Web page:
Earth’s wildlife populations plunge
Earth’s wildlife populations have plunged by an average of 69% in just under 50 years, according to a leading scientific assessment.
From the open ocean to tropical rainforests, the abundance of birds, fish, amphibians and reptiles is in freefall, declining on average by more than two-thirds between 1970 and 2018, according to the WWF and Zoological Society of London’s (ZSL) biennial Living Planet Report. Two years ago, the figure stood at 68%, four years ago, it was at 60%.
The Living Planet Index combines global analysis of 32,000 populations of 5,230 animal species to measure changes in the abundance of wildlife across continents and taxa, producing a graph akin to a stock index of life on Earth.
Latin America and the Caribbean region – including the Amazon – has seen the steepest decline in average wildlife population size, with a 94% drop in 48 years.
Africa had the second largest fall at 66%, followed by Asia and the Pacific with 55% and North America at 20%. Europe and Central Asia experienced an 18% fall. The total loss is akin to the human population of Europe, the Americas, Africa, Oceania and China disappearing, according to the report.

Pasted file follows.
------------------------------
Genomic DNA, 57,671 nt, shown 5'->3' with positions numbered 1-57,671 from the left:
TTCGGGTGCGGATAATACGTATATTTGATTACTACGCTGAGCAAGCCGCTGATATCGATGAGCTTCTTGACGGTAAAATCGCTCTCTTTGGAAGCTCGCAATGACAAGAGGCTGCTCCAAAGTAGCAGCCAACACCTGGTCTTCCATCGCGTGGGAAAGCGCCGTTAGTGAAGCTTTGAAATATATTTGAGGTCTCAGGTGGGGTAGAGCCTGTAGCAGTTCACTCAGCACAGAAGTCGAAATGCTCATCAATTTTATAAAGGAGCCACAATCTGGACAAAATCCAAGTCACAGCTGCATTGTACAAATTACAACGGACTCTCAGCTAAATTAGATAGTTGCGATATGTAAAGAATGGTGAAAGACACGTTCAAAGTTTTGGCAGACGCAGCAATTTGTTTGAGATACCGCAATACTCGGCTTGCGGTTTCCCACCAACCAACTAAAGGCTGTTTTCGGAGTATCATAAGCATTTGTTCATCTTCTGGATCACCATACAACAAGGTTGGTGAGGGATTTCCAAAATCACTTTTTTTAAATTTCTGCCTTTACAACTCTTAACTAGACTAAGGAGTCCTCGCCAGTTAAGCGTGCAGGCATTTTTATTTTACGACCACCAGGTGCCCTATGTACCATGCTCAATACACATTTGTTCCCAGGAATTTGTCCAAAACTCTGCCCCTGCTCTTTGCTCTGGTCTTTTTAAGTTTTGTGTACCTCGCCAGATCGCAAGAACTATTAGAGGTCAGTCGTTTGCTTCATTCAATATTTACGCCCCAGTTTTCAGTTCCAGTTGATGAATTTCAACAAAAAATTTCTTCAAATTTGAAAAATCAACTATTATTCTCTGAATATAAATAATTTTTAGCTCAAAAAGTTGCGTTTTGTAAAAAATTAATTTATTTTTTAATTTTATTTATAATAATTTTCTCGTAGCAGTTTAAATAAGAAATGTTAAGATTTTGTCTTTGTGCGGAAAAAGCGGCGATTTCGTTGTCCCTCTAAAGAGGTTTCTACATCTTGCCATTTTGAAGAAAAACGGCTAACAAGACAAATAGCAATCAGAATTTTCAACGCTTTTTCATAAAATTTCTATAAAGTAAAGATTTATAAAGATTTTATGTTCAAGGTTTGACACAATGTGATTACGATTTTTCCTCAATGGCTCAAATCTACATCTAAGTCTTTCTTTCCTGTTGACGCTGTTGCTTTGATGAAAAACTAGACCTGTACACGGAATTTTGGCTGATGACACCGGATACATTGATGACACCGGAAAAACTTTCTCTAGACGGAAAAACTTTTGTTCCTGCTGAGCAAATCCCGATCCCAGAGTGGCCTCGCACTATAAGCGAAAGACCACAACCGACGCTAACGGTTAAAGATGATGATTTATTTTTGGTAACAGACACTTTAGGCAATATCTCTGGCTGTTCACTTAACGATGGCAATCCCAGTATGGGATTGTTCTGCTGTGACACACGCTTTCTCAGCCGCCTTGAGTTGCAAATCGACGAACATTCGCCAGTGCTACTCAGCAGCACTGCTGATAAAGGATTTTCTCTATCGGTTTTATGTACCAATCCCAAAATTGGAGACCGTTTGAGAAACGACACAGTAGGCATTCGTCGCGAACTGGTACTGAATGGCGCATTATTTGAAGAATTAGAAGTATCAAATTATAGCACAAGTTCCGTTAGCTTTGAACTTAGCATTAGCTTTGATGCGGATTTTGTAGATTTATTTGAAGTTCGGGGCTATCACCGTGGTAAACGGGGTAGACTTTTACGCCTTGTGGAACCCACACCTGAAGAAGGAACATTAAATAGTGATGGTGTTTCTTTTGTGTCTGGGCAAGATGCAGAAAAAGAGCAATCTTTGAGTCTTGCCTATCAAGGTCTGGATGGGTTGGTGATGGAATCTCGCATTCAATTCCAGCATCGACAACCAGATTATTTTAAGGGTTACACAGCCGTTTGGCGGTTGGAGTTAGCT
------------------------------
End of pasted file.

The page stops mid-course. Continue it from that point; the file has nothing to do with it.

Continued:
The report points out that not all countries have the same starting points with nature decline and that the UK has only 50% of its biodiversity richness compared with historical levels, according to the biodiversity intactness index, making it one of the most nature-depleted countries in the world.
Land use change is still the most important driver of biodiversity loss across the planet, according to the report.
The researchers underscore the increased difficulty animals are having moving through terrestrial landscapes as they are blocked by infrastructure and farmland. Only 37% of rivers longer than 1,000km (600 miles) remain free-flowing along their entire length, while just 10% of the world’s protected areas on land are connected.
Future declines are not inevitable, say the authors, who pinpoint the Himalayas, south-east Asia, the east coast of Australia, the Albertine Rift and Eastern Arc mountains in eastern Africa, and the Amazon basin among priority areas.
The IUCN is also developing a standard to measure the conservation potential of an animal, known as its green status, which will allow researchers to plot a path to recovery for some of the one million species threatened with extinction on Earth. The pink pigeon, burrowing bettong and Sumatran rhino were highlighted as species with good conservation potential in a study last year.